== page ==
$600M would pump Bay Park, Long Beach sewage offshore

Shown are digestor tanks at the Bay Park Shown are digestor tanks at the Bay Park Sewage Treatment Plant in East Rockaway. At right is a 60-foot-high gas sphere on March 9, 2011. Photo Credit: Kevin P. Coughlin

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Local and federal officials are pushing for $600 million in Sandy aid to fund a pipe from the Bay Park Sewage Treatment Plant that would transport treated sewage from the East Rockaway facility and another in Long Beach into the Atlantic Ocean.

The plan also calls for Long Beach to convert its treatment plant into a pumping station so that sewage could be moved from there to Bay Park for treatment and then distributed with other effluent 2 to 3 miles offshore through an outfall pipe. The switch would free up about 5 acres of waterfront property on the barrier island for redevelopment.

The estimated cost for the Long Beach conversion is $35 million and for the outfall pipe system $690 million, according to Nassau County documents.

Nassau County Executive Edward Mangano is meeting in Washington today with Sen. Charles Schumer (D-N.Y.) and Federal Emergency Management Agency Administrator W. Craig Fugate to discuss Bay Park funding.

"We all remember the sewage crisis we had in the wake of Sandy and we need to avoid that again at all costs," Mangano said in a statement. "This project may be the single most important thing we can do to protect homeowners and the environment. It is a prime candidate for the money Senator Schumer fought so hard for in the relief bill."

When superstorm Sandy hit in October 2012, a 9-foot wall of water washed over the Bay Park plant, knocking out power. More than 100 million gallons of raw sewage was dumped into waterways, and as the county worked to repair damages, another 2.2 billion gallons of partially treated sewage was released into Reynolds Channel, the waterway north of Long Beach, where effluent is regularly piped.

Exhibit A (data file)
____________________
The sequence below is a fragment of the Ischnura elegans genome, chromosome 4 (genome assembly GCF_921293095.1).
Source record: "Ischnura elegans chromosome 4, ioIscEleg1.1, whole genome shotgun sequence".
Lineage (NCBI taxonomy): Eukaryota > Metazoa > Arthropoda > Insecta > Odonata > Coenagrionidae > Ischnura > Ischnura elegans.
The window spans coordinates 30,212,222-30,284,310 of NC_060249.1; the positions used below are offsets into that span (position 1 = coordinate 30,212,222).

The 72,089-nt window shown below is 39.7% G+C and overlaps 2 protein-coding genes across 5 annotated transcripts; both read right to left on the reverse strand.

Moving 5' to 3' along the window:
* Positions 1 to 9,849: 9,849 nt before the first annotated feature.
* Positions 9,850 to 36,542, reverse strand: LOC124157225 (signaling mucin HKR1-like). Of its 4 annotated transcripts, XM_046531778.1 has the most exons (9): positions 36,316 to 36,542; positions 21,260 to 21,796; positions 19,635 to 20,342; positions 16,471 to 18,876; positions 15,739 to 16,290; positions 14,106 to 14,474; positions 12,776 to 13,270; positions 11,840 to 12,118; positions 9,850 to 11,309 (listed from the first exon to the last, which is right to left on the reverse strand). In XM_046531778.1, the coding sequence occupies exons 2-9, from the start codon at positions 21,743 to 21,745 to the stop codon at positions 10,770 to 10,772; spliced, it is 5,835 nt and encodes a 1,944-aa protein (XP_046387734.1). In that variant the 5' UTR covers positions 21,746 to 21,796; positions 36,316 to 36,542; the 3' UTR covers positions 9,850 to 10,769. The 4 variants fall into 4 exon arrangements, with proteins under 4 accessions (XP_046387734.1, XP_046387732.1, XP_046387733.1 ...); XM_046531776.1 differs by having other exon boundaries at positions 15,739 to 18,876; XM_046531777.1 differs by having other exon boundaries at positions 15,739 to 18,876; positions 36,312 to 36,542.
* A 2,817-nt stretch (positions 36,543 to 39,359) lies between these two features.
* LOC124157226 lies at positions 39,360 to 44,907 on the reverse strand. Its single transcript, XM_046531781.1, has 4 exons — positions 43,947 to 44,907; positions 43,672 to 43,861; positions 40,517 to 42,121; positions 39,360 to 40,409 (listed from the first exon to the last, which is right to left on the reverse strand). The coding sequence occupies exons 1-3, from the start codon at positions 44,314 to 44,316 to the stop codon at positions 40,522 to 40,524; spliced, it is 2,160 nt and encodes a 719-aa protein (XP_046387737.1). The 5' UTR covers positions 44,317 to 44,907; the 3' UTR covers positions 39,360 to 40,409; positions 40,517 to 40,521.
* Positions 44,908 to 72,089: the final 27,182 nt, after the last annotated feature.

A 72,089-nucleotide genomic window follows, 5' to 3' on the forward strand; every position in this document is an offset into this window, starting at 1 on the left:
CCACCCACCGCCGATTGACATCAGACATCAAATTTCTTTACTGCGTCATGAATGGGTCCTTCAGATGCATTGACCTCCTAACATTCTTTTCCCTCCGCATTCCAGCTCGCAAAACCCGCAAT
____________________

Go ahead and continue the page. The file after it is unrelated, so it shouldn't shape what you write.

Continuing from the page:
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Scientific research done after the storm found elevated levels of heavy metals -- indicators of wastewater -- in sediment in the bays near the treatment plant and also offshore.

Schumer Tuesday also sent letters to the federal Environmental Protection Agency and Department of Housing and Urban Development requesting funding for the outfall project at Bay Park, which serves about 500,000 residents in Nassau County.

"We watched in horror while an environmental disaster unfolded in the wake of Sandy, with sewage from the crippled Bay Park plant flowing back into homes and local waterways," Schumer said. "This outflow pipe . . . would prevent another environmental disaster."

The request is in addition to the $730 million Nassau County has won to harden, upgrade and restore Bay Park, on which Newsday reported this past weekend.

Nassau County and Long Beach have met several times about the project. "This will truly be a game changer for the South Shore," Long Beach City Council president Scott J. Mandel said in a statement.

Schumer's office said the outfall pipe would not be covered under FEMA Sandy aid money because it did not exist before the storm, but funding through HUD community development block grants and an EPA revolving loan fund for wastewater projects could apply.

If funding is approved, the permitting and environmental-review process is expected to be lengthy, Nassau County Public Works spokesman Michael Martino said.

Environmentalists for about five years have pushed for an outfall pipe, and 85 percent of nitrogen in the western bays has been traced back to Bay Park, Citizens Campaign for the Environment executive director Adrienne Esposito said. "The outfall pipe is not a luxury item," she said.

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